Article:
Isobel Coleman

Democracy in Development

Coleman maps the intersections between political reform, economic growth, and U.S. policy in the developing world.

Pervez Musharraf and Pakistan’s Economy

by Isobel Coleman Thursday, November 3, 2011

Former Pakistani President Pervez Musharraf at an interview in London in January 2011 (Stefan Wermuth/Courtesy Reuters).

What has Pervez Musharraf been doing since he resigned, in the face of impeachment, from Pakistan’s presidency in 2008? Well, he’s been busy living in self-exile in London, making the talk show rounds (check him out with Jon Stewart on the Daily Show in July), and building up a new political party, the All Pakistan Muslim League. Despite numerous legal issues dogging him at home, Musharraf vows to return to Pakistan next year to contest the presidency. Yesterday, he visited the Council on Foreign Relations for an on-the-record conversation with Jim Shinn, the co-author of a recent Rand monograph, Afghan Peace Talks: A Primer, that clearly lays out the possibilities and obstacles to a negotiated settlement in Afghanistan. Read more »

Libya’s National Transitional Council

by Isobel Coleman Tuesday, November 1, 2011

Libya's newly elected Prime Minister Abdelrahim al-Keib shakes hands with National Transitional Council (NTC) Chairman Mustafa Abdel-Jalil at the end of a public vote in Tripoli, October 31, 2011 (Ismail Zetouni/Courtesy Reuters).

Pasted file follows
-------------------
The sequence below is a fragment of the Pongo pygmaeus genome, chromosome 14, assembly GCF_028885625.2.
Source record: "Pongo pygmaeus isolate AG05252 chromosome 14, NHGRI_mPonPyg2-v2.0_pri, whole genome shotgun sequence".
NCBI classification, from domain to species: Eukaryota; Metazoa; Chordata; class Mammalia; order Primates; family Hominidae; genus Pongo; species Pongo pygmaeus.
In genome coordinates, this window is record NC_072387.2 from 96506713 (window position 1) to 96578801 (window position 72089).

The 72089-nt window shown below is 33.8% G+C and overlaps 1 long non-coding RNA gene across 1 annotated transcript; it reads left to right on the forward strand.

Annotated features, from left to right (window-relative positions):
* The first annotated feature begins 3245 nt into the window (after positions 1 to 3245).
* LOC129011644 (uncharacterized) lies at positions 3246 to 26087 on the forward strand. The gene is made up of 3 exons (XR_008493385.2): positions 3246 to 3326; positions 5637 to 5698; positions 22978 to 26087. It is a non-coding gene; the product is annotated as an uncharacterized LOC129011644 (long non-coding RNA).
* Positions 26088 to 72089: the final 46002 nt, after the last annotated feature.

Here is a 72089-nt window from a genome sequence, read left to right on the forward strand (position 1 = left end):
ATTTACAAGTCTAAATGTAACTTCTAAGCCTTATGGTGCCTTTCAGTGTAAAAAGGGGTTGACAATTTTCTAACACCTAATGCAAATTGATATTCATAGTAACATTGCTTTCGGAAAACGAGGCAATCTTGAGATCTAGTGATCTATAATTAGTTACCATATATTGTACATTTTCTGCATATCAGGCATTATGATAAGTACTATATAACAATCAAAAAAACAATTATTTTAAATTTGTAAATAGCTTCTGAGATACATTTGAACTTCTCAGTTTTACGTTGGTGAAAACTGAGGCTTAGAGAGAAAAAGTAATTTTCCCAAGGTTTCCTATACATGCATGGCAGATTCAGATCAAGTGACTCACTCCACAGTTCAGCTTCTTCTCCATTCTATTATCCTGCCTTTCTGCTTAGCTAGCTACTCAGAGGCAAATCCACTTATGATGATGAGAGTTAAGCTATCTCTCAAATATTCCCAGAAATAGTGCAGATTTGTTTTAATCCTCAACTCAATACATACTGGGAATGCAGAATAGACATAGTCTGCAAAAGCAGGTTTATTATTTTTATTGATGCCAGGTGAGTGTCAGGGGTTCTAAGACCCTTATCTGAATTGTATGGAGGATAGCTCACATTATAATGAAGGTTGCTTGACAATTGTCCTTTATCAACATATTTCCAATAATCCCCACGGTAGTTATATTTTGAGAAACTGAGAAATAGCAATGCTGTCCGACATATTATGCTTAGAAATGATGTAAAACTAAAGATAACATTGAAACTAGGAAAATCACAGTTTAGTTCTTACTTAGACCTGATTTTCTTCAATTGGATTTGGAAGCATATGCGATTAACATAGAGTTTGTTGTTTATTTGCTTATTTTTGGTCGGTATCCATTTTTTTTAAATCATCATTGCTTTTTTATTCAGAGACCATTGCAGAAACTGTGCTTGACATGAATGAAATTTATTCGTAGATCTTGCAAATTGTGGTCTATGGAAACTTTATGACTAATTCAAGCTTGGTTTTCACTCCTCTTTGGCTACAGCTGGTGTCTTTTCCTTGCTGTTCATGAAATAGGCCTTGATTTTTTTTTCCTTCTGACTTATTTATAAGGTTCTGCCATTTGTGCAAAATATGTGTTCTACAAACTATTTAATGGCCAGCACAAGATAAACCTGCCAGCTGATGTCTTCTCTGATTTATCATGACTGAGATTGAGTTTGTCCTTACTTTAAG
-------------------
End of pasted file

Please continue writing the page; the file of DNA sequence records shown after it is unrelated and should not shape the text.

In an earlier blog, I wrote about Libya’s political and economic prospects in the wake of Muammar al-Qaddafi’s death. In that piece, I argued that Libya has strong economic prospects, buoyed by enormous foreign currency reserves, vast oil wealth, and a relatively small population of 6.5 million people. However, its political challenges are formidable, including deep tensions between secularists and Islamists, tribal divisions and armed militias that could prove difficult to integrate into a national force. In the last week, there have been a number of troubling political developments. The gruesome details of Qaddafi’s death and the apparent execution of scores of pro-regime supporters in Surt, in particular, are of deep concern because they demonstrate a lack of effective oversight by the National Transitional Council (NTC). Widespread revenge killings of regime supporters would forecast a grim and bloody post-Qaddafi era. The immediate challenges for the newly elected prime minister, Abdelrahim al-Keib, are to unify local militias under the NTC’s command, disarm fighters, rebuild destroyed infrastructure, and get Libya’s economy running. Al-Keib, an academic who has lived in the United States for ten years, has 8 months to set up an interim government, write a constitution, and hold elections – a tall order indeed. Read more »